7/15/2008

Clean socks? Thank QNX.

In 2005, QNX issued a press release that described 25 ways in which people encounter QNX technology every day. I'm on a personal mission to expand the list and, in January, suggested Item 26: taking your medicine. Now let me suggest Item 27: washing your boxer shorts.

Every year, Diehl Controls, a multinational headquartered in Germany, builds more than one million control panels for stoves, refrigerators, cooking hoods, washing machines, and other appliances. Diehl sells these control panels to appliance manufacturers, who then integrate the panels into their end products.

On the face of it, the control panels on most washing machines look pretty much the same. Look closer, however, and you'll find that their functions and control sequences vary from one model of machine to another. As a result, a one-size-fits-all approach to programming and testing washing-machine panels simply doesn’t wash.

Enter VIP-CAT, a QNX-based system that helps Diehl speed up the process of configuring control panels for multiple customers and product models. When an operator plugs a control panel into VIP-CAT, the system’s software configures the panel for a specific model of washing machine and then tests the panel to ensure that it functions correctly.

4D Engineering, a company headquartered in Wessling, Germany, developed the software for VIP-CAT. The software takes advantage of several QNX technologies, including the QNX Photon microGUI and QNX distributed processing. For instance, the system is controlled by four QNX-based machines: a master controller and three station controllers. When the master controller receives configuration files and other data from a corporate back-end system, it uses QNX distributed processing to share the information with the station controllers.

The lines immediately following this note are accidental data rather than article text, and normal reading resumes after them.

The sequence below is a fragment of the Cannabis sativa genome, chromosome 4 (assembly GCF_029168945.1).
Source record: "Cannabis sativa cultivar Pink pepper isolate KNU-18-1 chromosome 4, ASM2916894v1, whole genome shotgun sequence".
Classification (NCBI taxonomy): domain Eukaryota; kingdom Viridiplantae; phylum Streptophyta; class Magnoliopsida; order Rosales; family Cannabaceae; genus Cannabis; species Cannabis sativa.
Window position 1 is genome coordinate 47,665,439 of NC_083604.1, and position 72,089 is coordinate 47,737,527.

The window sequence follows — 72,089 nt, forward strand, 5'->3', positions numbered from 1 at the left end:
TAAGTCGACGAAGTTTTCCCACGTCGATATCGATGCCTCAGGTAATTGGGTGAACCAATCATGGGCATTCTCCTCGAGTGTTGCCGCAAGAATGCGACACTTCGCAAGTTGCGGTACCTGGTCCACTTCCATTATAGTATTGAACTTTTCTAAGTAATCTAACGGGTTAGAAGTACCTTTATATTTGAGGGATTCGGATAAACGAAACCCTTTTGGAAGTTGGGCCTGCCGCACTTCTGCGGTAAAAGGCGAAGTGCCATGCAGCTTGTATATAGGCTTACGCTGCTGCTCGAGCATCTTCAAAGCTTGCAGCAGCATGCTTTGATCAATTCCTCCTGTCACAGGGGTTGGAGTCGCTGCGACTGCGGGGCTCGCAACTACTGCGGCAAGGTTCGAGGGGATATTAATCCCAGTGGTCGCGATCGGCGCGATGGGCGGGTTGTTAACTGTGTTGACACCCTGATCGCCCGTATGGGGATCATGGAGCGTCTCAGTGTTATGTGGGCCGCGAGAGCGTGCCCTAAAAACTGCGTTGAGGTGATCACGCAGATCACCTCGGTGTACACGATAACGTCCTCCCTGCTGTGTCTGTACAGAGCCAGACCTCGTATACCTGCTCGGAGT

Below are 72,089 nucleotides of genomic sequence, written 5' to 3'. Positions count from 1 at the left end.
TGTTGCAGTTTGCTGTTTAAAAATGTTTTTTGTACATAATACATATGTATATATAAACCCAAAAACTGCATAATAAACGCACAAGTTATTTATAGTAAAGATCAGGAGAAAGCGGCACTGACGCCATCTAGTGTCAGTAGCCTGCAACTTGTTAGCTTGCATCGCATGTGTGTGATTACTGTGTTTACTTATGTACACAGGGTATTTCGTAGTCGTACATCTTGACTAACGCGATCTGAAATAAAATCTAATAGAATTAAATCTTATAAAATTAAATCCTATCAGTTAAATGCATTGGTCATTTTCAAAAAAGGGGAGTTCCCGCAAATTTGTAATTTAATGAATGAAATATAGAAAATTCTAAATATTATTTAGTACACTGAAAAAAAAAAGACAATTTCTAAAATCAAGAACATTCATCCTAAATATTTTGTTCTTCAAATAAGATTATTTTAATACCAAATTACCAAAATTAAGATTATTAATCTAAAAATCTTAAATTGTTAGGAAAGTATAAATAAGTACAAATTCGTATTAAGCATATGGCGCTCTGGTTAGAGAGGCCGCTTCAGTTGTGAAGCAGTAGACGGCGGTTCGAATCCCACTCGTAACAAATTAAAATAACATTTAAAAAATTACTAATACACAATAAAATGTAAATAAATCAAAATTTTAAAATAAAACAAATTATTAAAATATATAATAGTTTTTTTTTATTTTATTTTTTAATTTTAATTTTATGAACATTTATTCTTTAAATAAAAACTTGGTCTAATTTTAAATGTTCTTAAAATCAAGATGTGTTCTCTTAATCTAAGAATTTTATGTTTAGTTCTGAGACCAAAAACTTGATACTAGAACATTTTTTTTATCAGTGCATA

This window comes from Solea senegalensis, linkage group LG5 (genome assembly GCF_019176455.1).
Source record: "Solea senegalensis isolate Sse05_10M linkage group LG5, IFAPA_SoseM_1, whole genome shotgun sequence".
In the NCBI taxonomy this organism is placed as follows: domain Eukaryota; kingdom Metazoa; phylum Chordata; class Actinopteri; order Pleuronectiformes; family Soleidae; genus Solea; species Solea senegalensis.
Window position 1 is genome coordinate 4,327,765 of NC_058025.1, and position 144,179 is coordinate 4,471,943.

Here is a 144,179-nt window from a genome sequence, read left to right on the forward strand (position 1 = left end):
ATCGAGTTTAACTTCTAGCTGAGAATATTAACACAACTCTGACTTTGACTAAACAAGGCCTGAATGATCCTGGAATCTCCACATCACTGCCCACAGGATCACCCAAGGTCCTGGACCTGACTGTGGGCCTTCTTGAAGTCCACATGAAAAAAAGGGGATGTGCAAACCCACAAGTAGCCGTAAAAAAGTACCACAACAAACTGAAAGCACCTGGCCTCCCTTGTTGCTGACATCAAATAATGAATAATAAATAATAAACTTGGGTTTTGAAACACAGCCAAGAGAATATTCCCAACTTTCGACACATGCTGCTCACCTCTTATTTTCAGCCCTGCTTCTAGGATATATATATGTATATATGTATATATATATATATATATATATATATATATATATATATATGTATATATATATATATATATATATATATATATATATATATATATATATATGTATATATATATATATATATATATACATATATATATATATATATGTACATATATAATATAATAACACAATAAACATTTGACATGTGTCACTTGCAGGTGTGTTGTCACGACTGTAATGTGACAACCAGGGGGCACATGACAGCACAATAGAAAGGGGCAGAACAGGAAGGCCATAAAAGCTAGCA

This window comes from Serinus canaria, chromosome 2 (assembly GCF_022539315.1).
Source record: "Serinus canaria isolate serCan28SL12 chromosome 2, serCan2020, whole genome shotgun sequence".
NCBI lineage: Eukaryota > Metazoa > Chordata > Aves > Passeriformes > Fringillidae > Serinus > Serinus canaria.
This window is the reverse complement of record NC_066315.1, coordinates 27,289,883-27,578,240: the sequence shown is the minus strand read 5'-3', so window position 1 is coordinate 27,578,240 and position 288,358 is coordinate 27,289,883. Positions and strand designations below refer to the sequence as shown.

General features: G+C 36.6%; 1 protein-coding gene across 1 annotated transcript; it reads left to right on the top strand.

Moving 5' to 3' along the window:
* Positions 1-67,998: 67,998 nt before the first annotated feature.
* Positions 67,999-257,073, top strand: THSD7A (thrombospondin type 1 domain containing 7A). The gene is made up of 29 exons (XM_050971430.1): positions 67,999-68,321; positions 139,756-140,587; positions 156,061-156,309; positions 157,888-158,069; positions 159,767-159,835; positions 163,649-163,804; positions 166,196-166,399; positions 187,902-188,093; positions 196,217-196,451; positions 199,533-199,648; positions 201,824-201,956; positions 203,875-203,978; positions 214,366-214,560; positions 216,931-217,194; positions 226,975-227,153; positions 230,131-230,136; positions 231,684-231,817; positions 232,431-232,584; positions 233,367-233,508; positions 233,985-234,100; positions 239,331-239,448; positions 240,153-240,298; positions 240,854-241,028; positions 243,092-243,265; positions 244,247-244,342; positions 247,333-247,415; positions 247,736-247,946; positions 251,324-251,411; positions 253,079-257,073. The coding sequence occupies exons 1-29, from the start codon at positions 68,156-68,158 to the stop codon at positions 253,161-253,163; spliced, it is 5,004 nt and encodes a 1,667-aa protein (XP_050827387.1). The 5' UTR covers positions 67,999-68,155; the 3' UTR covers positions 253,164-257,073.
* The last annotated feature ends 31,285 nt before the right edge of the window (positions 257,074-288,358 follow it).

The system also takes advantage of QNX’s modular architecture, which allows software tasks to run as user-space processes that can be developed, tested, and validated individually. This modular approach not only makes the system more reliable, but also allowed engineers at 4D and Diehl to divvy up the work and develop the system’s various software tasks in parallel.

For more details, check out 4D’s overview of the VIP-CAT project.
 

1 comment:

Julie Power said...

Paul, that was a weird coincidence because I had just checked out your list, and had decided to write about it as a great way to highlight what a company does using plain english. Wish I could add to the list ...